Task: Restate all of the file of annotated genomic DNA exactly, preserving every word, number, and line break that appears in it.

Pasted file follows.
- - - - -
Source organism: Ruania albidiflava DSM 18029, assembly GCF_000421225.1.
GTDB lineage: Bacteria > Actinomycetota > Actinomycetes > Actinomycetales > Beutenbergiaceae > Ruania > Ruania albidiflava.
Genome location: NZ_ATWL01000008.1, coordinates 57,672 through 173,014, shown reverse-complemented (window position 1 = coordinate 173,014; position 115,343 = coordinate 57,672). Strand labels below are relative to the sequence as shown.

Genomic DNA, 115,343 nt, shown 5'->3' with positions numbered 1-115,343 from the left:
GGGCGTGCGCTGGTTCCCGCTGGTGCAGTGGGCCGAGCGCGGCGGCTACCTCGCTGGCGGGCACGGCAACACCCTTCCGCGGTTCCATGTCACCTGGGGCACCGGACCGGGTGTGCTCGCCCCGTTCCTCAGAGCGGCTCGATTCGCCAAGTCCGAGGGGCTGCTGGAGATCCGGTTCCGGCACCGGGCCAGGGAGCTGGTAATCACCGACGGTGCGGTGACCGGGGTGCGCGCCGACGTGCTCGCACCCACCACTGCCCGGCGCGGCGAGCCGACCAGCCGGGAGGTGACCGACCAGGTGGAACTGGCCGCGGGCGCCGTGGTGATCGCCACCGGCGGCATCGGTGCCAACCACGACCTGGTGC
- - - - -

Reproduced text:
Source organism: Ruania albidiflava DSM 18029, assembly GCF_000421225.1.
GTDB lineage: Bacteria > Actinomycetota > Actinomycetes > Actinomycetales > Beutenbergiaceae > Ruania > Ruania albidiflava.
Genome location: NZ_ATWL01000008.1, coordinates 57,672 through 173,014, shown reverse-complemented (window position 1 = coordinate 173,014; position 115,343 = coordinate 57,672). Strand labels below are relative to the sequence as shown.

Genomic DNA, 115,343 nt, shown 5'->3' with positions numbered 1-115,343 from the left:
GGGCGTGCGCTGGTTCCCGCTGGTGCAGTGGGCCGAGCGCGGCGGCTACCTCGCTGGCGGGCACGGCAACACCCTTCCGCGGTTCCATGTCACCTGGGGCACCGGACCGGGTGTGCTCGCCCCGTTCCTCAGAGCGGCTCGATTCGCCAAGTCCGAGGGGCTGCTGGAGATCCGGTTCCGGCACCGGGCCAGGGAGCTGGTAATCACCGACGGTGCGGTGACCGGGGTGCGCGCCGACGTGCTCGCACCCACCACTGCCCGGCGCGGCGAGCCGACCAGCCGGGAGGTGACCGACCAGGTGGAACTGGCCGCGGGCGCCGTGGTGATCGCCACCGGCGGCATCGGTGCCAACCACGACCTGGTGC